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More Than Meets the Eye – Realistic Damages
By Julie Sawyer-Little

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Julie Sawyer-LittleAs a result of the medical malpractice law passed in North Carolina roughly 10 years ago insurance companies and courts of law are scrutinizing damage claims more closely than ever. In response, insurance defense attorneys and plaintiff attorneys need more detailed and accurate estimates of the costs of current and future treatment care for someone who has experienced a serious or catastrophic injury and now has chronic health care needs. Attorneys need a comprehensive life care plan outlining future care needs based on wellsupported documentation, analysis/evaluation of the individual to forecast and justify a claim.

A life care plan should provide the attorney and their client with a comprehensive analysis providing an organized, concise plan for current and future needs, with associated costs, for individuals who have experienced limitations resulting from an injury or accident.

This plan needs to take into account estimates of the impact on the client's life at home; their life with their family; the impact on their jobs, and their life in the community. A life care plan should address issues associated with injury onset, family support, health care professionals, treatment facilities, and assistive equipment designed for the client.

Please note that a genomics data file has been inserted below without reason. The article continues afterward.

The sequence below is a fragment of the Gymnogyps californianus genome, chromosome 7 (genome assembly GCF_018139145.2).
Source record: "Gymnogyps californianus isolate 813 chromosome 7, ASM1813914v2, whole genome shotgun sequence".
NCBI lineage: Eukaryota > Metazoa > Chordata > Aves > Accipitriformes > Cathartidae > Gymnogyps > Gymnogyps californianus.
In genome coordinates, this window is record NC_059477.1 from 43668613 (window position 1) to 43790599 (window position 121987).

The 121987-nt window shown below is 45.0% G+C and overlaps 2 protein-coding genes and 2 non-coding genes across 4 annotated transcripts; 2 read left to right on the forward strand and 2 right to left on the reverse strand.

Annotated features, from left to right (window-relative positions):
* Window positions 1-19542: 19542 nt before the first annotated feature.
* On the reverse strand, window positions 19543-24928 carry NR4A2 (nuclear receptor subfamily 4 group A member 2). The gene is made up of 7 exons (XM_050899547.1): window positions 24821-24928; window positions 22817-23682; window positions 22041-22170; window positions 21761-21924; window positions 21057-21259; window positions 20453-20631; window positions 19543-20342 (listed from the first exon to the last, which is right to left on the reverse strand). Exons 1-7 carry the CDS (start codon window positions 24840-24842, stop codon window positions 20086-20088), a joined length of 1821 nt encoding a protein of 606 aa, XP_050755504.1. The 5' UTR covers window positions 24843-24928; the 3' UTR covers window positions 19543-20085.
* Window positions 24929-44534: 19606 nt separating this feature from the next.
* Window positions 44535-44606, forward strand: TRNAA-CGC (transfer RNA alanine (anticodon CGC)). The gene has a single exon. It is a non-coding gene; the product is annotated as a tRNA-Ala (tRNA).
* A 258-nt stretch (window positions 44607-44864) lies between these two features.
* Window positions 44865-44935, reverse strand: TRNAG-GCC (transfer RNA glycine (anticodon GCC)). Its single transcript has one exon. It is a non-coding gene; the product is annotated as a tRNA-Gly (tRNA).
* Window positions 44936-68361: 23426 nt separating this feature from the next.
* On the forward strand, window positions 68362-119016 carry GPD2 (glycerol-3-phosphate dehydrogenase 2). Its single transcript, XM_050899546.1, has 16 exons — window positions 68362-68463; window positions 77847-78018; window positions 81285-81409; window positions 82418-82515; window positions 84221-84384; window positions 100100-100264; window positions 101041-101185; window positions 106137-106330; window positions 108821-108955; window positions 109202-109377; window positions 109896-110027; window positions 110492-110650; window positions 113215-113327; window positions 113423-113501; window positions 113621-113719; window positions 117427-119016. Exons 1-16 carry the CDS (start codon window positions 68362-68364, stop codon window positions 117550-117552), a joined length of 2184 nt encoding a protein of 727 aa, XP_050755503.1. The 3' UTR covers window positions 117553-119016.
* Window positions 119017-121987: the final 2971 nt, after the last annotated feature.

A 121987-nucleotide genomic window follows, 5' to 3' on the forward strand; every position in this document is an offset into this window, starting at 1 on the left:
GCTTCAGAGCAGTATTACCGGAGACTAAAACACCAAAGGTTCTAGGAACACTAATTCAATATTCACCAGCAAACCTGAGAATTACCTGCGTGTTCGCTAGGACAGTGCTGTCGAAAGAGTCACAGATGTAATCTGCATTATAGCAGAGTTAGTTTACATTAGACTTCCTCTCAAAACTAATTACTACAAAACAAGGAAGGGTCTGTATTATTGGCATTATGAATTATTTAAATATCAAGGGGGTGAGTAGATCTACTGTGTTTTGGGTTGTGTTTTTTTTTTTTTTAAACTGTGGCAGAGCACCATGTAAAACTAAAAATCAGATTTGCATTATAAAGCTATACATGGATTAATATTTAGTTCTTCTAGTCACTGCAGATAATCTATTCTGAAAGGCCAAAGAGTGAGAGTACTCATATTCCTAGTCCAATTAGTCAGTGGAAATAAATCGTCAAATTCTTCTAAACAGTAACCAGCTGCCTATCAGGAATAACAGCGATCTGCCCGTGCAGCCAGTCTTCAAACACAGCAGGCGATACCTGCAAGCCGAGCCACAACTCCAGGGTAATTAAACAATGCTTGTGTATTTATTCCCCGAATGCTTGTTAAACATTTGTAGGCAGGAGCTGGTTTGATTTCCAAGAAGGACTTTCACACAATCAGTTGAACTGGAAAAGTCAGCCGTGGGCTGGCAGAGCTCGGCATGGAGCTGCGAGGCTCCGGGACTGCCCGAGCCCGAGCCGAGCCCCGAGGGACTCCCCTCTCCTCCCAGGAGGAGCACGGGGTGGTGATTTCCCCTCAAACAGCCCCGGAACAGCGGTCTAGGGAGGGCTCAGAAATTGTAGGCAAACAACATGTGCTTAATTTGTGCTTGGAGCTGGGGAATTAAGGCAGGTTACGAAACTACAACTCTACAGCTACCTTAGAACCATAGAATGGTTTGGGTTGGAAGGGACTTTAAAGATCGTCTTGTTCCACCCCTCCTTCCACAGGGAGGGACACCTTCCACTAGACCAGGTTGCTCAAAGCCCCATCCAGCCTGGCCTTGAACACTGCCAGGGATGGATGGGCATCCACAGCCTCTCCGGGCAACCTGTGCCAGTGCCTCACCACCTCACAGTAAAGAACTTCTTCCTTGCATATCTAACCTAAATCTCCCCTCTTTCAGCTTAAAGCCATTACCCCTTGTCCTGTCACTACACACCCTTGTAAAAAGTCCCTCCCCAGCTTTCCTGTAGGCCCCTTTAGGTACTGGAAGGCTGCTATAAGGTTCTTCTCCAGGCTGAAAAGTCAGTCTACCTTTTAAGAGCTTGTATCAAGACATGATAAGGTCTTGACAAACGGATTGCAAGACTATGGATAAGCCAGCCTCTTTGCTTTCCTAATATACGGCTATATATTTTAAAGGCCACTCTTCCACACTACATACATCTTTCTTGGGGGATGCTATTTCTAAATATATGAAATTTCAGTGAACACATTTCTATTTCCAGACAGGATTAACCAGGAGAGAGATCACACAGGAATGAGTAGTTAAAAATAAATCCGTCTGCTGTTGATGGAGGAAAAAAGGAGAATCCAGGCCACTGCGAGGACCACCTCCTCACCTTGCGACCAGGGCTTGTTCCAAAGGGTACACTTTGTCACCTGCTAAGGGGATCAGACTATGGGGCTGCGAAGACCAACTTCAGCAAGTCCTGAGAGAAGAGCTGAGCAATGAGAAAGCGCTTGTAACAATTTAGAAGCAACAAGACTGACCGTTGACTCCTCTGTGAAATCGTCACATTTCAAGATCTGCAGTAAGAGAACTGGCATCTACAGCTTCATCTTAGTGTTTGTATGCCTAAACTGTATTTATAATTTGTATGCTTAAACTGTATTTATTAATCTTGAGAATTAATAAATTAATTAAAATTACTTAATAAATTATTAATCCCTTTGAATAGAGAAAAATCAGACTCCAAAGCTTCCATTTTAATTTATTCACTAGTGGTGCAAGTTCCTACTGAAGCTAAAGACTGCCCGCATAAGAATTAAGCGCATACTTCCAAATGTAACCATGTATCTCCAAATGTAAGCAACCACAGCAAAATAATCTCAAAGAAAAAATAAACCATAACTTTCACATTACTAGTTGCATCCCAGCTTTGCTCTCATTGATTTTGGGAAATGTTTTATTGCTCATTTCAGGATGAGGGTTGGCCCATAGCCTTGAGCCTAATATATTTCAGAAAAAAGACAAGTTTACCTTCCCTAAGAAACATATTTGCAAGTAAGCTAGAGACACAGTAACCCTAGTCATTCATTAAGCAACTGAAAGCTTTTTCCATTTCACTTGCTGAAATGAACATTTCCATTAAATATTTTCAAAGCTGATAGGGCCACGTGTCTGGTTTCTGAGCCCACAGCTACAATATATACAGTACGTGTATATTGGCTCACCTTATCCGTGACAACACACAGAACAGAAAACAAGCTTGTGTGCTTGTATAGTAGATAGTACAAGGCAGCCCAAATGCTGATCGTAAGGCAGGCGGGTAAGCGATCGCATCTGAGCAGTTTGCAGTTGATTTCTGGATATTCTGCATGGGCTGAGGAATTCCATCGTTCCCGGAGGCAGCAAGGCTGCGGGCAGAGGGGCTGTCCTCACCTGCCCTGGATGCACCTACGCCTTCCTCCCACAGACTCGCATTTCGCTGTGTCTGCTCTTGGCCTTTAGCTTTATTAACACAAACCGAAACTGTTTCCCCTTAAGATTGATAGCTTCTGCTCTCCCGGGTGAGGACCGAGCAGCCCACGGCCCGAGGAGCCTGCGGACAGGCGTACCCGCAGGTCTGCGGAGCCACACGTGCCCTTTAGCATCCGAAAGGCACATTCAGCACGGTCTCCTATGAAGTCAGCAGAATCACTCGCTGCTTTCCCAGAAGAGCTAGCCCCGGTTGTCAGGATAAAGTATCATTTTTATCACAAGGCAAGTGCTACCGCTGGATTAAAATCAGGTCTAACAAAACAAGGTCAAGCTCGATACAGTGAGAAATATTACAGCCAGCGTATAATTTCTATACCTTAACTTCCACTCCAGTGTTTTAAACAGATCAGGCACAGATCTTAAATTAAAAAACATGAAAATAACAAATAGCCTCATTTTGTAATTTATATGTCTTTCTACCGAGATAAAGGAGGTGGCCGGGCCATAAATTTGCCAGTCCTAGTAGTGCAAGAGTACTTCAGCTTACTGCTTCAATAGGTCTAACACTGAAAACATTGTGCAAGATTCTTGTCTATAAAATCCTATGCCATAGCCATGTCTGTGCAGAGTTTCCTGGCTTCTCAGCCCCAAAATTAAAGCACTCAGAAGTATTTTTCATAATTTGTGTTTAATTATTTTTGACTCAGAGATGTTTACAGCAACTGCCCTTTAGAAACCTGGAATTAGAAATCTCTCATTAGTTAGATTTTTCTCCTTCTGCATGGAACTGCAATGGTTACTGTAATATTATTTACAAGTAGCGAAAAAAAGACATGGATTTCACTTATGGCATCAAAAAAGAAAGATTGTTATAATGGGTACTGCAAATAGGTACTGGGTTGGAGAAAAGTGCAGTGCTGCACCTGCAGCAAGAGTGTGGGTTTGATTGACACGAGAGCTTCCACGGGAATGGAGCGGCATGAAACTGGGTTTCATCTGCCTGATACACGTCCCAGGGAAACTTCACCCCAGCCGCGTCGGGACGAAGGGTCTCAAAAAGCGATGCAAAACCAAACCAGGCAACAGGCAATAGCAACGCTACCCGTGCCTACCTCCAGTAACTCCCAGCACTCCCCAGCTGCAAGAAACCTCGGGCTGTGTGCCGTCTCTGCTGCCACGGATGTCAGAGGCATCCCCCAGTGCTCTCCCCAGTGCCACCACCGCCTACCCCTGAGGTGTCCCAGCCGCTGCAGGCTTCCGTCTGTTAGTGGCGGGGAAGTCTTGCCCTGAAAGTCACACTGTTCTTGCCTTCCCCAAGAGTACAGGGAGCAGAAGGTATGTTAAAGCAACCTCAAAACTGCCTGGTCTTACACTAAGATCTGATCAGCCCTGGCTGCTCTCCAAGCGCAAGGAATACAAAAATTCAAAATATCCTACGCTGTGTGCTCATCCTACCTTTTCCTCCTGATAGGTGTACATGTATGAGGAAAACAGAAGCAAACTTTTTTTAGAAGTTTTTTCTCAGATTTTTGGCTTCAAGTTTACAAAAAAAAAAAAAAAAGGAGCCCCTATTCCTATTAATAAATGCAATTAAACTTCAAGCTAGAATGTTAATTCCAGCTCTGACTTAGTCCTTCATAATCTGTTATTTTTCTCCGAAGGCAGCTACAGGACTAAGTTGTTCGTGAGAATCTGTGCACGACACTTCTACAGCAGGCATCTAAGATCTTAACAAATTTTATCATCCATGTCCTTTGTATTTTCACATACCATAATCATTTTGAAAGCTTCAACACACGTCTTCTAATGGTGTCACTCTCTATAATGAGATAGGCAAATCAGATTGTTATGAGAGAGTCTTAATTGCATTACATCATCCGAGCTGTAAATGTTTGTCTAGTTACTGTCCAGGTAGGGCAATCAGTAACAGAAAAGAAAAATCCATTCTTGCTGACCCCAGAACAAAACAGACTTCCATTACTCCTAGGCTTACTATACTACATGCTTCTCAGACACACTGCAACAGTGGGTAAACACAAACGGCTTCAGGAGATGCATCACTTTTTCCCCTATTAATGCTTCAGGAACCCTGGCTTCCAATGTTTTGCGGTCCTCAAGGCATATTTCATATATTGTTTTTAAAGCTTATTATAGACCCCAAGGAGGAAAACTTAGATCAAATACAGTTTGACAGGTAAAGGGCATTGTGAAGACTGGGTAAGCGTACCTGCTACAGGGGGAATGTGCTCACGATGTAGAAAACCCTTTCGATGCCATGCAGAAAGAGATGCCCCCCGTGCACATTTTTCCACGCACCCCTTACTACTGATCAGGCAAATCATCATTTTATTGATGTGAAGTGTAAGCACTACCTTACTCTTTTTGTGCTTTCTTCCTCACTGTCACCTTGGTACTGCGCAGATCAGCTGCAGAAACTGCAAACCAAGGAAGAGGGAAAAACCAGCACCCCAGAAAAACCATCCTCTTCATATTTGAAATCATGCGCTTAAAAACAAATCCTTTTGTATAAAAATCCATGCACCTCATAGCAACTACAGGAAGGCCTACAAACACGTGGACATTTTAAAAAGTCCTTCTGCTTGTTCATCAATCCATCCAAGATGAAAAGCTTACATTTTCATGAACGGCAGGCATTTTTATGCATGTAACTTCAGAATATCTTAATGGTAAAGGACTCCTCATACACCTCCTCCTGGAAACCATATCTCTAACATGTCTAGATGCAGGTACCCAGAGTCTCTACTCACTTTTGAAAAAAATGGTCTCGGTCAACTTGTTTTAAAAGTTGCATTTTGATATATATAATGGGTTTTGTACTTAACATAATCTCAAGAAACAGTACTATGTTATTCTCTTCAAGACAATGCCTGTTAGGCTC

The life care plan also needs to include costs that may not be immediately apparent such as necessary changes to the home to accommodate the client, vocational training or job placement for the client.

This comprehensive plan should include an independent analysis of the impact of an injury on a client. In some cases, the extent of the impact of an injury may not always be apparent. For instance, in the case of a mild brain injury, the client may seem like they are able to function normally, but a closer evaluation by the professional consultant may determine the kinds of deficits the client has as a result of the injury and define any support or long-term care needed. This seemingly well functioning client with the mild brain injury may actually require varying degrees of supervision due to impulsive behavior or poor decision making skills which impacts their safety in the home.